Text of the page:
Are You Selling Your Time or Your Skill?
A few months ago, I had met with a prospective client who is a founding partner of an External Asset Manager (EAM), which is the equivalent of a Registered Investment Advisor (RIA) in the U.S. or an Independent Asset Manager (IAM) in Singapore. I was introduced to the prospect through a mutual connection to determine if the solution I offer could benefit the prospect. The prospect wanted to digitize his business. What digitization is and specifically within the wealth management industry is a longer conversation.
In the prospect’s world “digitizing,” meant streamlining business critical tasks that were consuming much of his, the advisors, administrative staff and finance personnel consolidating transactions and reconciling payments and fees across multiple custodians every month and quarter. Up until now, the prospect was still using spreadsheets to manage the revenue and reporting aspect of his business and knew that this is a drain on human capital. Furthermore, the prospect understands that utilizing his digital property (aka the website) and offering a richer client engaging experience is the direction the industry is heading.
“Adapt or die,” was the phrase he used.
We had to dig a little deeper to understand the root cause of this desire to move away from current business processes.
1. Consolidating and reconciling positions and transactions for his business on a monthly and quarterly basis, which includes 6 advisors, 2 administrators and 83 clients consumes roughly 24 man-days per month, 72 man-days per quarter and 288 man-days per year.
2. Generating quarterly reports following the consolidation and reconciliation process consumed an additional 20-22 man-days per year
3. Offer a richer client experience through the website that can engage the client to further encourage dialogue, build advisor value and market additional services.
This obviously sounds awful if time is being spent on these monthly and quarterly activities but the real pain points weren’t the amount of time the staff, including himself, were investing on a monthly and quarterly basis to conduct these mandatory activities but rather the development of the business suffered. The inability to attract new advisors, clients, AUM and identifying great investment opportunities simply due to the lack of time were the real pain points the prospect was “trying” to move away from. Also, losing great advisors and AUM to more digitized, client centric and efficient EAMs was a real risk. The prospect and his staff admittedly were, “too caught up in the business rather than building it.”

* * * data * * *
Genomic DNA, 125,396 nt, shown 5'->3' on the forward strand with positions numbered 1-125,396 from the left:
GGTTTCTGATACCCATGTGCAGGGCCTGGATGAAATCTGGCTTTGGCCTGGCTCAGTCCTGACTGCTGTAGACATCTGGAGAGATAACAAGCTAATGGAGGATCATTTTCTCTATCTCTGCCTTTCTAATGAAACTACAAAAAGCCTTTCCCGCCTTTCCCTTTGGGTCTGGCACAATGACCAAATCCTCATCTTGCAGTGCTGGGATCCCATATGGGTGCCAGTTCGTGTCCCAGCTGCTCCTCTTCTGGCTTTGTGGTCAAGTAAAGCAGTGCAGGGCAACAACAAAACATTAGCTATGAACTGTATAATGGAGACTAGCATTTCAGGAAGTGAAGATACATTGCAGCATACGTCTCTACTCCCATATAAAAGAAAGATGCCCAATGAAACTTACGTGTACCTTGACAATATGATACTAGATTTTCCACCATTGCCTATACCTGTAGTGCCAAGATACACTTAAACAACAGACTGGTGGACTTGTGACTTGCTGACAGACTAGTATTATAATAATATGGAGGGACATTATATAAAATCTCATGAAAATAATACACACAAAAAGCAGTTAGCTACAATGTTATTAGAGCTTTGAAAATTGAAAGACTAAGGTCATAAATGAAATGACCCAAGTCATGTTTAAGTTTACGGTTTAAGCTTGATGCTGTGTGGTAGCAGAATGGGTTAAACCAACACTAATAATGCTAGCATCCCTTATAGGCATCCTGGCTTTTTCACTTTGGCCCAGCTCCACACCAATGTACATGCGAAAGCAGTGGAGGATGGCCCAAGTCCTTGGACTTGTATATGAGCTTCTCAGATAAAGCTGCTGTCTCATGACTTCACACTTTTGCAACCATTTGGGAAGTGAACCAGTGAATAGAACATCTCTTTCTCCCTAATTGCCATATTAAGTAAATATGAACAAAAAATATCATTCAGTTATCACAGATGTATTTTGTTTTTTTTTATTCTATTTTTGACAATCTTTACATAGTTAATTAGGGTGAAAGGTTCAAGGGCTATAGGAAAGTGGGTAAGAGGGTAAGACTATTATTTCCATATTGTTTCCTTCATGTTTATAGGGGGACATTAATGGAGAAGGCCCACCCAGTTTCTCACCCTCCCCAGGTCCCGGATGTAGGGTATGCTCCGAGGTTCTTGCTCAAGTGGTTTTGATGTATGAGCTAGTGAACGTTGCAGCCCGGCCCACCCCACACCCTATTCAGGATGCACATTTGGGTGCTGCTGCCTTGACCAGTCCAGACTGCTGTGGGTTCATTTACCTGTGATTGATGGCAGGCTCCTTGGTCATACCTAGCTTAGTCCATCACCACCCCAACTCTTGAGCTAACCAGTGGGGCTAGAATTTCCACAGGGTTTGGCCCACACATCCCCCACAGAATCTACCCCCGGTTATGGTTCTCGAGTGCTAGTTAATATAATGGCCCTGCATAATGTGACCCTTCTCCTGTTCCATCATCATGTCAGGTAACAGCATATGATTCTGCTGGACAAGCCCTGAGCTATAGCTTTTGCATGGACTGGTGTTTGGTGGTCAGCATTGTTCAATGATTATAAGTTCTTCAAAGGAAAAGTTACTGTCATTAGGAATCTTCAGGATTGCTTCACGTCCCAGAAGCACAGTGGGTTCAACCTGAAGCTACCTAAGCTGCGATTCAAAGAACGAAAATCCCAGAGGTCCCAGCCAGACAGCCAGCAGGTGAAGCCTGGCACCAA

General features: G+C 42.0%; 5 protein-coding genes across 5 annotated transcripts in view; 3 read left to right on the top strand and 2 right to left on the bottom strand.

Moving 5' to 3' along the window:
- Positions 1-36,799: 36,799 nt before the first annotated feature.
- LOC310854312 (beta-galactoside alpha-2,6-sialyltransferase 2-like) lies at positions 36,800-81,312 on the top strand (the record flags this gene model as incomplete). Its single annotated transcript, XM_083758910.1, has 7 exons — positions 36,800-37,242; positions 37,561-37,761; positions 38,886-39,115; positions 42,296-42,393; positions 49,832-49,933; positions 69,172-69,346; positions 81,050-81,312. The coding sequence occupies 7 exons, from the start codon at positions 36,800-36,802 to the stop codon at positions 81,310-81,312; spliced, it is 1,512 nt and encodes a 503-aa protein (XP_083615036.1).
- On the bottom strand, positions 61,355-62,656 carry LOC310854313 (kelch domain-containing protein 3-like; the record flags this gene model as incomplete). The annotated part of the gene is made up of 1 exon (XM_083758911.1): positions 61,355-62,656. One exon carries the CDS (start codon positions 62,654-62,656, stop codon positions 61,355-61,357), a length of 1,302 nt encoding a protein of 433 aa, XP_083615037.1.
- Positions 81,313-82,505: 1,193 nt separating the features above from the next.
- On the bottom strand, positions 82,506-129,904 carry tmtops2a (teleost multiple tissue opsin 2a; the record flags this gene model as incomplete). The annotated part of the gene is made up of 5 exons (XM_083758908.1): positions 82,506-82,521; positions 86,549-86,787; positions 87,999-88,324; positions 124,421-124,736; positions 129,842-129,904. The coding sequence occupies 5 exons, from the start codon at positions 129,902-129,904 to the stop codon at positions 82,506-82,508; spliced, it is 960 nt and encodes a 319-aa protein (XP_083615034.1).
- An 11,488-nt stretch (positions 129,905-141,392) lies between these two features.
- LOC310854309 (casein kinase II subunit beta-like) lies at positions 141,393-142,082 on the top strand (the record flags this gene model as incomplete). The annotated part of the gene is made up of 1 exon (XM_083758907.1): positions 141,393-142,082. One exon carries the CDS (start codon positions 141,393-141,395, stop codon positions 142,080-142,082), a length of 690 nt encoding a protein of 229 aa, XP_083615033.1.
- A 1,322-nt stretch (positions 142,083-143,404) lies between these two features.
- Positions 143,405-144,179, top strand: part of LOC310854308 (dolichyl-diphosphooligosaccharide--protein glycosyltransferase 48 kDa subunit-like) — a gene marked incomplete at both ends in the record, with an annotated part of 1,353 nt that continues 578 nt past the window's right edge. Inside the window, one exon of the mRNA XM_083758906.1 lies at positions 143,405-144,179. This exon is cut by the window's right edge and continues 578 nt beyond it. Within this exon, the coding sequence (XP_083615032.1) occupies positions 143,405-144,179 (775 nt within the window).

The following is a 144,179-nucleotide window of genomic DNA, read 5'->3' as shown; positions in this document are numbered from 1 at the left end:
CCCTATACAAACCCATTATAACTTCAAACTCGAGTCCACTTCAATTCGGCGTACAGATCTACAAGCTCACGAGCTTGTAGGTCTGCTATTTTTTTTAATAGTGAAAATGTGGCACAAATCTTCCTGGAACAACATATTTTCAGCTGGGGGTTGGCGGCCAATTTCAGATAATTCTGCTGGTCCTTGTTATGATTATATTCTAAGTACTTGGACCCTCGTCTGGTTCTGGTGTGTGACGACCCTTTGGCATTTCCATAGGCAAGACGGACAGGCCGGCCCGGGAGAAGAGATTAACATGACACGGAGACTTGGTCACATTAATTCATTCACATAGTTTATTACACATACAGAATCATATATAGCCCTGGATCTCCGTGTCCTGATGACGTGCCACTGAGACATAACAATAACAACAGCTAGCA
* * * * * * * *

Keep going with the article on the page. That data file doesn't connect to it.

This all sounded great to me as the pain points covered were exactly a few of the digital transformation services I provide. Of course, the real hiccup during this process didn’t appear till the cost associated with resolving his pain points, appeared. Fixing a big problem is rarely, if ever, cheap.
A number of years ago during a corporate training event, I was proposed the question, “Are you selling your time or your skill? If it’s the former you will never receive the success you want or deserve.”
This is the same question I proposed to the prospect, recently. Taking a step back, the prospect realized that his time was being invested in tasks that are not necessarily his skillset. The time he is investing in these tasks are offsetting his ability to build the business. He is an investment manager and business owner. Investors pay him and his advisors to manage money. That is his skillset – investment management.
The prospect was challenged knowing that if he were not willing to make the investment in the business to alleviate time across the board for admin and advisors, the goal of expanding the business and creating a customer centric experience would never materialize. By not digitally transforming the business and adapting to market trends and demands the prospect’s business would remain stagnant or worse.
Making the investment into digitizing the business was not an easy decision since the processes were always reliant on considerable human capital that was already a fixed cost. Once the prospect, now a client, made the conscious decision to invest in his business, he has moved completely away from his pain points and has now grown the business by adding 4 new advisors, moved into a much larger office and initiated a new insurance unit for the business.
Let’s just say he adapted.
Head of Sales & Marketing
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